The structure and processes surrounding the source control system need to support the database deployment processes. As previously noted, simply storing DDL scripts that would be used to recreate the database from scratch won’t help with deployments. The creation of scripts to alter the database are required and this is what should go into the source control system. Furthermore scripts for the code objects need to be related to the DDL scripts so that their dependencies can be tracked.

So, with all the above you might think that I will now go on to describe the perfect strategy for managing database code within a source control system, right? Sorry, I have yet to uncover that and suspect that the perfect strategy doesn’t exist. Effective processes will need to be constructed around the specifics of the development practices and the particular source control product used. I can offer some fairly generic of advice though:

  • Identify clearly the scripts needed for a particular release or system change; via tags, labels, or whatever your source control system supports. Make sure you are able to easily identify the specific files and versions of files that make up a release.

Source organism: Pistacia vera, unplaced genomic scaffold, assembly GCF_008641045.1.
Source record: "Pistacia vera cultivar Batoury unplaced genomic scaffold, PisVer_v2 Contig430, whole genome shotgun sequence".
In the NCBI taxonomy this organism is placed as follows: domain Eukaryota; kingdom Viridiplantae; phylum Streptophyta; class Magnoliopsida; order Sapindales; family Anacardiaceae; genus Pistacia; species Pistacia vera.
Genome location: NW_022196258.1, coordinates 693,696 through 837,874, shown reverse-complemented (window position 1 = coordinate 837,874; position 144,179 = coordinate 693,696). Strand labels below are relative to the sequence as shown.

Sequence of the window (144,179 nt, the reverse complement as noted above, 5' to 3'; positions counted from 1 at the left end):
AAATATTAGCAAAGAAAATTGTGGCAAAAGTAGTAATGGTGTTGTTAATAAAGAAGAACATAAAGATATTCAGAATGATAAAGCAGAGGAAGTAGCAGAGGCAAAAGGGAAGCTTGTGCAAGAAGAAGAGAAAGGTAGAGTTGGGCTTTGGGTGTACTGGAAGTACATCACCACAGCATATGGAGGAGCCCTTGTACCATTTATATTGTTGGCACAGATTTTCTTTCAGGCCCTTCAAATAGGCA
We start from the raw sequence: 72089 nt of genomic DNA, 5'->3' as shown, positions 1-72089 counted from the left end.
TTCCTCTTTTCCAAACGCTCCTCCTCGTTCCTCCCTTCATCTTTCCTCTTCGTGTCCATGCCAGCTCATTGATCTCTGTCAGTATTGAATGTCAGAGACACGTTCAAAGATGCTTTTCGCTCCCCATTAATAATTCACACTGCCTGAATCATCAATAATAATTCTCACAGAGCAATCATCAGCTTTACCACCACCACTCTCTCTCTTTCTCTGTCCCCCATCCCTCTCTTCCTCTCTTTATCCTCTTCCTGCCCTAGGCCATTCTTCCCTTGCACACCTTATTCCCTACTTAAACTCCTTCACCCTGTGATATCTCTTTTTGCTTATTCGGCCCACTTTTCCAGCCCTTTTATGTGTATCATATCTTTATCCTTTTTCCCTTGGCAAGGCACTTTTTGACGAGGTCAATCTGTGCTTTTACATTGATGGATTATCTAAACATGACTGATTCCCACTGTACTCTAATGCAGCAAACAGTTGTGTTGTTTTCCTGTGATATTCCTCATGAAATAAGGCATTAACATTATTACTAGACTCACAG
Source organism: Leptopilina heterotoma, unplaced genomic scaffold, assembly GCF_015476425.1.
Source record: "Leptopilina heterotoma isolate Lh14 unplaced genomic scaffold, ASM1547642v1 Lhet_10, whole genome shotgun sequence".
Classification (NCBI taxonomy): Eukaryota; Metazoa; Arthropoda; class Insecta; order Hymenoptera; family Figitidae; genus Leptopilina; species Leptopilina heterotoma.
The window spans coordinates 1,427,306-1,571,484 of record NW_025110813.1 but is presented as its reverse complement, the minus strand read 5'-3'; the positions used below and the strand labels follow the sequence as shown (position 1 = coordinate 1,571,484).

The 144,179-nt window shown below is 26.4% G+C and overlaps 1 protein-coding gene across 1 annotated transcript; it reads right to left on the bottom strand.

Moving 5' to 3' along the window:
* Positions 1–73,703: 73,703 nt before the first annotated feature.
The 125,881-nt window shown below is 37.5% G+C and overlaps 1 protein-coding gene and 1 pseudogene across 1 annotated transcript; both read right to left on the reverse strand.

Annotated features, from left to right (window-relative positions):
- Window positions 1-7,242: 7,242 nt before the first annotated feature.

• Try to serialise the changes going on to reduce complexity in the deployment process. As the database DDL takes the database from one version to another, the same scripts might not work against a different version of the database. This means that simultaneous development of different streams of work becomes very hard to manage. The code merging capabilities of most source control systems can help here but will not prevent problems from occurring.
  • The deployment process itself needs to be tested. Far too many developers assume that the deployment process takes care of itself. For large and complex deployments the best strategy might be to clone the target database and test against that, as opposed to using a pre-existing test database that should, in theory, be the equivalent of the target database but no-one is prepared to guarantee it.